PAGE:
MOSCOW (AP) — Russian race walker Anisya Kirdyapkina, a two-time world championship medalist, has been banned for using performance-enhancing drugs, further dismantling one of the most successful doping programs in history.
Kirdyapkina was the only athlete from Russia’s nine-person Olympic walk team in 2012 never to have served a ban despite multiple investigations into organized doping involving her coach, her teammates and her gold medal-winning husband, Sergei.
The Russian track federation said Thursday that Kirdyapkina was banned for three years by the Court of Arbitration for Sport after her blood data showed signs of doping. She will have to cease her coaching career and is disqualified from second-place finishes from the 2011 and 2013 world championships.
Kirdyapkina originally took the bronze in 2011 but was elevated to second when the winner, Russian teammate Olga Kaniskina, was banned for doping. Kirdyapkina’s 2011 silver is set to pass to Elisa Rigaudo of Italy, the original fourth-place finisher, while Liu Hong of China is in line to inherit the 2013 medal.
Kirdyapkina has also been disqualified from her fifth-place finish at the 2012 Olympics. Russian teammate Elena Lashmanova is still officially considered the winner of that race, though she was banned in 2014 in another doping case.
Athletes from the Russian walk team’s Saransk training center won nine Olympic and 18 world championship medals from 2004-16, but head coach Viktor Chegin has since been banned for life.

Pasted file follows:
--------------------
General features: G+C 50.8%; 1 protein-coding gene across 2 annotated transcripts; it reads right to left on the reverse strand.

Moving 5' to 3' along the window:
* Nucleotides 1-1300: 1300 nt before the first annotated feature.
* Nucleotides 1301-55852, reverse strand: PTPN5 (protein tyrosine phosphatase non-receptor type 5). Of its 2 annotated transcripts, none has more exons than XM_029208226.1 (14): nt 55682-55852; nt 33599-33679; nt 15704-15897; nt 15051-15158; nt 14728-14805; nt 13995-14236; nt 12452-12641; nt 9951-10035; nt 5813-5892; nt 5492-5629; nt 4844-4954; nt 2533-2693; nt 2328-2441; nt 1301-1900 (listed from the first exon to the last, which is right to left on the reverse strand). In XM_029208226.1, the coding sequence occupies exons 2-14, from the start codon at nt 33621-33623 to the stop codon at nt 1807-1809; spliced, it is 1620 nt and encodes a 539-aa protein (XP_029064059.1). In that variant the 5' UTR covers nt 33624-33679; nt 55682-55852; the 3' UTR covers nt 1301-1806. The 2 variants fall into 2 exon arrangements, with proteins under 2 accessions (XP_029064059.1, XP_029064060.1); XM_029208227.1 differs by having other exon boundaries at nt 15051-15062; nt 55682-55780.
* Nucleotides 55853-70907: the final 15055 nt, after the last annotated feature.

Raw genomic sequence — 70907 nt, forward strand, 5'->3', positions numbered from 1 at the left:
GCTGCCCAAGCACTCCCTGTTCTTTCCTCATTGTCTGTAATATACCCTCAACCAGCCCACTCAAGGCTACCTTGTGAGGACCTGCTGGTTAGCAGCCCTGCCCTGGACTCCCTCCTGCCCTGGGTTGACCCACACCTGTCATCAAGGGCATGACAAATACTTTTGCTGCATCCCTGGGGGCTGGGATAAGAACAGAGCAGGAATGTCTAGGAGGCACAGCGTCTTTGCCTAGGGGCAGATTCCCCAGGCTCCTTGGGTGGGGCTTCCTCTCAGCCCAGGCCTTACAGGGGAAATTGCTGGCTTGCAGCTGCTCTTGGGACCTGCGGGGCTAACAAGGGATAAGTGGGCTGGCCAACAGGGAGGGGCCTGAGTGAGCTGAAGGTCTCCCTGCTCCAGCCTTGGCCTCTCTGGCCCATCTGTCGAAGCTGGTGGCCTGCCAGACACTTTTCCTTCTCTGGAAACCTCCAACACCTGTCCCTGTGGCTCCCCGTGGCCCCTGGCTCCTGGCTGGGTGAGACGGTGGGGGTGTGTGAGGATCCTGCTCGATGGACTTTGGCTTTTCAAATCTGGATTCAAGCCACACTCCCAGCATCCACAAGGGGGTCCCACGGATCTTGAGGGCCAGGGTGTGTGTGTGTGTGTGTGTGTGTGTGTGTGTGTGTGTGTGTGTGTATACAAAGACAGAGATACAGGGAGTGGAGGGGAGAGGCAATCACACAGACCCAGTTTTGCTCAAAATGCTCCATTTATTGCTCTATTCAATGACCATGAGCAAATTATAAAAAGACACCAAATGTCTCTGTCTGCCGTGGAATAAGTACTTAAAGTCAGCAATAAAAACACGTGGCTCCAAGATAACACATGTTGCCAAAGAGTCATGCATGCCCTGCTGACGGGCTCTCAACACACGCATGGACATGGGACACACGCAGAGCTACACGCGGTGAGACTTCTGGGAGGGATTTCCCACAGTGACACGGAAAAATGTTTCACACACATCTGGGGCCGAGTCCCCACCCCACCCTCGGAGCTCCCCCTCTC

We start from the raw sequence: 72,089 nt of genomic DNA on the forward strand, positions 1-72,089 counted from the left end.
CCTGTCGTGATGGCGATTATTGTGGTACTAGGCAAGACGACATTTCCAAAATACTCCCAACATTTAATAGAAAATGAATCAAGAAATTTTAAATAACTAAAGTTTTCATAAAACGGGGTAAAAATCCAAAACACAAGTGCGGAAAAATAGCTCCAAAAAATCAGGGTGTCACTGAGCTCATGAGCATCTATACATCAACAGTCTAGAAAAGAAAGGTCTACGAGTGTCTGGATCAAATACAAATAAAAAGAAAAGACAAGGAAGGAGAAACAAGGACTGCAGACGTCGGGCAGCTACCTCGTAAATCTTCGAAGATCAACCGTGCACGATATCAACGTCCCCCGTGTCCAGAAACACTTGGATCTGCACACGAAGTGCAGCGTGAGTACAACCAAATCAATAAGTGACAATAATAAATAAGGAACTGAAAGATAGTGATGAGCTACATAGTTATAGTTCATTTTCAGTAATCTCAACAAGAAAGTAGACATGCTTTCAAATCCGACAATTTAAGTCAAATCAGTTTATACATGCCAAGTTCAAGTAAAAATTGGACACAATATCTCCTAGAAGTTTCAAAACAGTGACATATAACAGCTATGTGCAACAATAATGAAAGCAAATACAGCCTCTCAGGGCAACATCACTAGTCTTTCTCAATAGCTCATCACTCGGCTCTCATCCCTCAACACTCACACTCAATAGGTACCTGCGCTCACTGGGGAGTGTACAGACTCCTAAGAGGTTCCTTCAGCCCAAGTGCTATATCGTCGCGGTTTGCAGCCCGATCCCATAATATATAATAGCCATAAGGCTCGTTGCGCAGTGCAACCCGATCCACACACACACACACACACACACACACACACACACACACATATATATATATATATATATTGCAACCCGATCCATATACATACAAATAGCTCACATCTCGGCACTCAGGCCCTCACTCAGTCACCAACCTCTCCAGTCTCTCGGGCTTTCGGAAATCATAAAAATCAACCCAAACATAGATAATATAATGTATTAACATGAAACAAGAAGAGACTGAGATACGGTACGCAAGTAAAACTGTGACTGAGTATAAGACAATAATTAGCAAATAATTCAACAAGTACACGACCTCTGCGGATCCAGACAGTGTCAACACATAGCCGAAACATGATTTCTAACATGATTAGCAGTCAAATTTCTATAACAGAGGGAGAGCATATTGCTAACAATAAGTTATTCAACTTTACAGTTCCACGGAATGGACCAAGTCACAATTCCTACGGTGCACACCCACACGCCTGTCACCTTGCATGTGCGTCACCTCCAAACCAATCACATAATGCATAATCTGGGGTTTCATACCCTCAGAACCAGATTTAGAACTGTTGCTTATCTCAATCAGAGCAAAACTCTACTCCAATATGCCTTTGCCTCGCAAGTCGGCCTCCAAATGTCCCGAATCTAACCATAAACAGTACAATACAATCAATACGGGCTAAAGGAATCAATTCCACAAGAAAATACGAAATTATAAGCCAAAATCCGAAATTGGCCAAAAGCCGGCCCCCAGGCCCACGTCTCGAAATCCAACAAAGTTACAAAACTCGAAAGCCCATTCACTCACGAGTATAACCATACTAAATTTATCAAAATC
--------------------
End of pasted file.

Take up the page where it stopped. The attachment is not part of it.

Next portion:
In all, more than 30 athletes associated with the team and the Saransk training center have served bans. The Russian anti-doping agency said last year it had found current national team walkers traveling to a remote part of Kyrgyzstan to train under Chegin even though they were forbidden to work with him.
But Swiatek is not as dominant as in 2022, when she went 16-0 in the spring clay season during an overall 37-match win streak.
She retired from her last pre-French Open match with a right thigh injury and said it wasn’t serious. Before that, she lost the final of another clay-court tournament to Australian Open champion Aryna Sabalenka of Belarus.
Sabalenka, the No. 2 seed, and Elena Rybakina of Kazakhstan, the No. 4 seed and Wimbledon champion, are the top challengers in Paris.
No. 3 Jessica Pegula and No. 6 Coco Gauff, runner-up to Swiatek last year, are the best hopes to become the first American to win a Grand Slam singles title since Sofia Kenin at the 2020 Australian Open. The 11-major drought is the longest for U.S. women since Seleswon the 1996 Australian Open.
But the No. 1 seed is Spaniard Carlos Alcaraz, who won last year’s U.S. Open to become, at 19, the youngest man to win a major since Nadal’s first French Open title in 2005.
Now Alcaraz looks to become the second-youngest man to win at Roland Garros since 1989, after Nadal of course.
Alcaraz missed the Australian Open in January due to a right leg injury, but since went 30-3 with four titles. Notably, he has not faced Djokovic this year. They could meet in the semifinals.
Russian Daniil Medvedev, the No. 2 seed, was upset in the first round by 172nd-ranked Brazilian qualifier Thiago Seyboth Wild. It marked the first time a men’s top-two seed lost in the first round of any major since 2003 Wimbledon (Ivo Karlovic d. Lleyton Hewitt).
No. 9 Taylor Fritz, No. 12 Frances Tiafoe and No. 16 Tommy Paul are the highest-seeded Americans, all looking to become the first U.S. man to make the French Open quarterfinals since Andre Agassi in 2003. Since then, five different American men combined to make the fourth round on eight occasions.